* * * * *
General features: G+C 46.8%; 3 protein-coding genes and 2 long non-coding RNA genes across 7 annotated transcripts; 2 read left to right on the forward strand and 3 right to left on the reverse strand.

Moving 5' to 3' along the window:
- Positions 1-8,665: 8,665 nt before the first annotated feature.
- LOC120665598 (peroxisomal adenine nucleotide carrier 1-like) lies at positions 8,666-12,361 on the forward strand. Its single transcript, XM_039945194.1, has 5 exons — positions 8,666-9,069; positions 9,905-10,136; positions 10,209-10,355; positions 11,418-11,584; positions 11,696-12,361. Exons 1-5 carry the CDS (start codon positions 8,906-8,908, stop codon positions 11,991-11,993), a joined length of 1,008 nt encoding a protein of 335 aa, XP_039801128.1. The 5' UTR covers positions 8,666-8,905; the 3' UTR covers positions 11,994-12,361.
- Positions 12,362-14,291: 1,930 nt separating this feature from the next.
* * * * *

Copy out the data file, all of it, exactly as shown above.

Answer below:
General features: G+C 46.8%; 3 protein-coding genes and 2 long non-coding RNA genes across 7 annotated transcripts; 2 read left to right on the forward strand and 3 right to left on the reverse strand.

Moving 5' to 3' along the window:
- Positions 1-8,665: 8,665 nt before the first annotated feature.
- LOC120665598 (peroxisomal adenine nucleotide carrier 1-like) lies at positions 8,666-12,361 on the forward strand. Its single transcript, XM_039945194.1, has 5 exons — positions 8,666-9,069; positions 9,905-10,136; positions 10,209-10,355; positions 11,418-11,584; positions 11,696-12,361. Exons 1-5 carry the CDS (start codon positions 8,906-8,908, stop codon positions 11,991-11,993), a joined length of 1,008 nt encoding a protein of 335 aa, XP_039801128.1. The 5' UTR covers positions 8,666-8,905; the 3' UTR covers positions 11,994-12,361.
- Positions 12,362-14,291: 1,930 nt separating this feature from the next.